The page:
Six hurdles Intel must clear to be a major foundry
5/1/2012 1:48 PM EDT
What are Intel's weaknesses as a foundry?
Clearly, Intel lacks experience of running fabs as foundries. "Intel can spend a lot of time with their current customer base to perfect the product because they don't have many customers," said the Semico analyst. "It'll take time to figure out their approach if their customer base expands to more than 10 customers."
Having laid out Intel's strengths and weaknesses as a foundry, we considered specific issues that potential customers may have with Intel as a foundry. Below are six things to keep in mind before jumping on the Intel's foundry bandwagon, six hurdles Intel must overcome if the company is truly committed to becoming a full-fledged foundry.
1. Transition to another process technology is painful
For chip vendors already familiar with a TSMC-compatible process, the most painful part of the transition will be from the current foundry to Intel. Persuading customers to switch to Intel's foundry won't be easy. "Moving to Intel means adjusting to a different process, new design rules. The transition will take time," explained Itow.
2. Intel's wafer cycle time
In reader feedback posted to our Achronix story, one "con" was that Intel''s wafer cycle time would increase if its fab reached maximum capacity. Itow said, "That is a common perception, but is not really any different than what is going on at TSMC today. The foundries have learned to live in feast-or-famine cycles. Allocation is something that foundries and their customers have learned to work around."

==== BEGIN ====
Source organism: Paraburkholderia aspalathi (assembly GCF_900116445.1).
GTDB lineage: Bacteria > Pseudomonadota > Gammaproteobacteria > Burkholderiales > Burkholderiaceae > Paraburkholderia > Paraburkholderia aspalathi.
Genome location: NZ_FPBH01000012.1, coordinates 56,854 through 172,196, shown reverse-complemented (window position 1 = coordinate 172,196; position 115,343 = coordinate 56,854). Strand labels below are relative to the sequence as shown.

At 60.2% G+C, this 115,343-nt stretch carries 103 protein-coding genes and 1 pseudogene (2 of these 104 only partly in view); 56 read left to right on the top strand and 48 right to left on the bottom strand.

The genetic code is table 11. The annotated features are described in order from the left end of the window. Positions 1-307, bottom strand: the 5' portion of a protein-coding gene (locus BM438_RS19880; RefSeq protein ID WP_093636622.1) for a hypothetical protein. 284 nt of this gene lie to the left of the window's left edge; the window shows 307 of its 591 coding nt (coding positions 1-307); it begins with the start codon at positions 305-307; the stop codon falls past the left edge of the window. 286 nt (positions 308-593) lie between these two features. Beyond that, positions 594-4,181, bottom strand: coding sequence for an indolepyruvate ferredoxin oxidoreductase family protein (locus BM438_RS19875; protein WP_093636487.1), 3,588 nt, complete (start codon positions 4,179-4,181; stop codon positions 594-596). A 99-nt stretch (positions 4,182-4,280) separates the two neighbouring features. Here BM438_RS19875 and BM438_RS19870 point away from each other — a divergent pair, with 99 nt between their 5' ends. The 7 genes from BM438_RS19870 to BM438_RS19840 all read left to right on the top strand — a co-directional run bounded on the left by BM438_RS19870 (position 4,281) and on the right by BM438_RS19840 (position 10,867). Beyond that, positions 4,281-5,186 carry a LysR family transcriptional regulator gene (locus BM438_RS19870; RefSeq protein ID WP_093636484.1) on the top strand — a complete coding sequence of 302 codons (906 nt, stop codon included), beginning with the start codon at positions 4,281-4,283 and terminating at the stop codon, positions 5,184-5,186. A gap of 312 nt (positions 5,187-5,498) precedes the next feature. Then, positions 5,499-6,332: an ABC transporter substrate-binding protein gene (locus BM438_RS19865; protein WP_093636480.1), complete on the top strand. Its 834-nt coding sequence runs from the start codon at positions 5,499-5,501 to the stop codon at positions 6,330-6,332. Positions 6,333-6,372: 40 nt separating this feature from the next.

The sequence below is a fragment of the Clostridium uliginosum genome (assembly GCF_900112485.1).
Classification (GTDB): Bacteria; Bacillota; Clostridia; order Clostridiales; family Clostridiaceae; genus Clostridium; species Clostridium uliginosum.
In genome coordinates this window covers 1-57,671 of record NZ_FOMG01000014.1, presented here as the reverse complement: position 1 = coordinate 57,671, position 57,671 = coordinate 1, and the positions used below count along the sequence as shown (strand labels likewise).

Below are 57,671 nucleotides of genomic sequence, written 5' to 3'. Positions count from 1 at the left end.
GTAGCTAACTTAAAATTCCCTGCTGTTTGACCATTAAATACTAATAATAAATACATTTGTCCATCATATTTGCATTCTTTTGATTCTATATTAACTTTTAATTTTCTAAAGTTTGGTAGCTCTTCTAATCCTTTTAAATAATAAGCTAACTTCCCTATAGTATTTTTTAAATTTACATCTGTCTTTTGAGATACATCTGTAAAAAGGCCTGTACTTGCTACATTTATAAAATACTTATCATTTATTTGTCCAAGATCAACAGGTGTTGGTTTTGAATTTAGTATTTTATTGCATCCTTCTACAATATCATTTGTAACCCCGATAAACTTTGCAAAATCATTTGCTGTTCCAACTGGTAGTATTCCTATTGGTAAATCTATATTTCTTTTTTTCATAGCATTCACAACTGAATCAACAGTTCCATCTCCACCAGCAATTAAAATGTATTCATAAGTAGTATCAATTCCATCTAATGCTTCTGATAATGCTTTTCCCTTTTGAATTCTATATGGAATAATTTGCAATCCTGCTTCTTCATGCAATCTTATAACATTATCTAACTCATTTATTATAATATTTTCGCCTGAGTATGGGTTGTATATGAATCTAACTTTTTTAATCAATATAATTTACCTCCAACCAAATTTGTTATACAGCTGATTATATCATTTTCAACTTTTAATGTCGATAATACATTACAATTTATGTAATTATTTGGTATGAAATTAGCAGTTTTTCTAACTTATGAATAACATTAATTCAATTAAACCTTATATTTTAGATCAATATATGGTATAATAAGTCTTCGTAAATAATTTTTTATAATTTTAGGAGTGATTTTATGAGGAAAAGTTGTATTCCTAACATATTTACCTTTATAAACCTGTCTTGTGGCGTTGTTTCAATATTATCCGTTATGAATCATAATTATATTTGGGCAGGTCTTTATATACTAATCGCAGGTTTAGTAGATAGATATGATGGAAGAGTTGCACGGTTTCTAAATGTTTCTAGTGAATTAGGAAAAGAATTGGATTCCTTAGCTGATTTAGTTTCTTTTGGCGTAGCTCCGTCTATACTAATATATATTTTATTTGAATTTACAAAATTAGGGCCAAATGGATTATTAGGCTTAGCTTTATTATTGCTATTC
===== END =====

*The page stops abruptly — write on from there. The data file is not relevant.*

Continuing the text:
3. Intel's fab is fine-tuned for high volume production of a single product
This is the most cited concern industry players expressed about Intel as a foundry. "Intel has fine-tuned its production facilities for a high volume, single product focus. Foundries such as TSMC and Globalfoundries have to make a lot of different products for hundreds of customers," said Itow.
4. Support for third party IPs?
Then there are IP issues. "Foundry customers today require third party IP to support their SoCs and usually gain early access to tools, IP and design kits through the foundry," Itow said. Naturally, there are concerns. "Large customers may feel threatened by Intel's ability to control their access to capacity and technology," said Itow. Without question, that's a big problem for Intel. "As with Samsung, Intel will have to overcome any perceptions that Intel is a competitor," Itow added.
5. How open will Intel be?
"Today's foundry is well equipped to provide up-to-the-minute information on production status," observed the Semico analyst."Intel may not have the programs to keep their customers up to date on product yields, status, etc."
6. Will Intel be in the foundry business for the long haul?
This is $64,000 question. How serious is Intel about serving the semiconductor industry as a foundry? "Intel is known for entering into new markets, only to exit after a few years of dabbling," said Itow. "I'm sure Intel will serve existing customers, but whether this truly becomes a priority to Intel is yet to be seen," Itow said. Samsung has been working on their advanced technology logic foundry services for over six years, and when they started they were very clear about their goals and strategy, she added.